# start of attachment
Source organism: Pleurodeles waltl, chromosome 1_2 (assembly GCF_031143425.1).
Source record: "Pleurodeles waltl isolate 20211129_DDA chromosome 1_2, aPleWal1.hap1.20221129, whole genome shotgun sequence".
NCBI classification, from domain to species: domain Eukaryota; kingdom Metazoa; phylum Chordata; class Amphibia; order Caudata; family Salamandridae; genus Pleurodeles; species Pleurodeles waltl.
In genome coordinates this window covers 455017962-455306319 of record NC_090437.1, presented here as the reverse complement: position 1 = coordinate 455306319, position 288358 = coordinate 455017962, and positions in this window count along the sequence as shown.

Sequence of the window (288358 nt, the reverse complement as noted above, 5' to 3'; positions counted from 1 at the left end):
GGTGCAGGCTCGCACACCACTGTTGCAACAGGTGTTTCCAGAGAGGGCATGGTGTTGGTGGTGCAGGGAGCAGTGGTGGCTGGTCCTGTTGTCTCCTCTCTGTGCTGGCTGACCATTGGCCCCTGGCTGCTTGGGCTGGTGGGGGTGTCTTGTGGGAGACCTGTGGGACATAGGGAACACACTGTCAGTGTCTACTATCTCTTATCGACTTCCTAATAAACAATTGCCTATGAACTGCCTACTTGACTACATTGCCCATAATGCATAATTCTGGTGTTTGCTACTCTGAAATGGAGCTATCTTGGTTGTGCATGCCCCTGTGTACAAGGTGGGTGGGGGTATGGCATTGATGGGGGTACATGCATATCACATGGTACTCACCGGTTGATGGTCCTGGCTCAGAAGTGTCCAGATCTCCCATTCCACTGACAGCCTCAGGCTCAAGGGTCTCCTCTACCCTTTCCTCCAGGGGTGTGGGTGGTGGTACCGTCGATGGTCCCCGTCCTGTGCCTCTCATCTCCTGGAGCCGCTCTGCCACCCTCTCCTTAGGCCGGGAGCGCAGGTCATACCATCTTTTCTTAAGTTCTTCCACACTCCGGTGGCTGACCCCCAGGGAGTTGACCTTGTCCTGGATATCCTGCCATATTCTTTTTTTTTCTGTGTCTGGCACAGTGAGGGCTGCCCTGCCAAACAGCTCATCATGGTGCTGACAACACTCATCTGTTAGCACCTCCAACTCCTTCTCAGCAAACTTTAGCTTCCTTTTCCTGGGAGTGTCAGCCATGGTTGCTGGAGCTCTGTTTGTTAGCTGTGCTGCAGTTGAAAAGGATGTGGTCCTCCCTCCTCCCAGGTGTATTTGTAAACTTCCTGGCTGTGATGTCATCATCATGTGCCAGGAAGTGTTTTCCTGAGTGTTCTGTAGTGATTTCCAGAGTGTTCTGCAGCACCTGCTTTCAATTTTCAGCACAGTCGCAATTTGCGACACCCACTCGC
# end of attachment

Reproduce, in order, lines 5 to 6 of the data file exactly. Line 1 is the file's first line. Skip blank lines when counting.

Sequence of the window (288358 nt, the reverse complement as noted above, 5' to 3'; positions counted from 1 at the left end):
GGTGCAGGCTCGCACACCACTGTTGCAACAGGTGTTTCCAGAGAGGGCATGGTGTTGGTGGTGCAGGGAGCAGTGGTGGCTGGTCCTGTTGTCTCCTCTCTGTGCTGGCTGACCATTGGCCCCTGGCTGCTTGGGCTGGTGGGGGTGTCTTGTGGGAGACCTGTGGGACATAGGGAACACACTGTCAGTGTCTACTATCTCTTATCGACTTCCTAATAAACAATTGCCTATGAACTGCCTACTTGACTACATTGCCCATAATGCATAATTCTGGTGTTTGCTACTCTGAAATGGAGCTATCTTGGTTGTGCATGCCCCTGTGTACAAGGTGGGTGGGGGTATGGCATTGATGGGGGTACATGCATATCACATGGTACTCACCGGTTGATGGTCCTGGCTCAGAAGTGTCCAGATCTCCCATTCCACTGACAGCCTCAGGCTCAAGGGTCTCCTCTACCCTTTCCTCCAGGGGTGTGGGTGGTGGTACCGTCGATGGTCCCCGTCCTGTGCCTCTCATCTCCTGGAGCCGCTCTGCCACCCTCTCCTTAGGCCGGGAGCGCAGGTCATACCATCTTTTCTTAAGTTCTTCCACACTCCGGTGGCTGACCCCCAGGGAGTTGACCTTGTCCTGGATATCCTGCCATATTCTTTTTTTTTCTGTGTCTGGCACAGTGAGGGCTGCCCTGCCAAACAGCTCATCATGGTGCTGACAACACTCATCTGTTAGCACCTCCAACTCCTTCTCAGCAAACTTTAGCTTCCTTTTCCTGGGAGTGTCAGCCATGGTTGCTGGAGCTCTGTTTGTTAGCTGTGCTGCAGTTGAAAAGGATGTGGTCCTCCCTCCTCCCAGGTGTATTTGTAAACTTCCTGGCTGTGATGTCATCATCATGTGCCAGGAAGTGTTTTCCTGAGTGTTCTGTAGTGATTTCCAGAGTGTTCTGCAGCACCTGCTTTCAATTTTCAGCACAGTCGCAATTTGCGACACCCACTCGC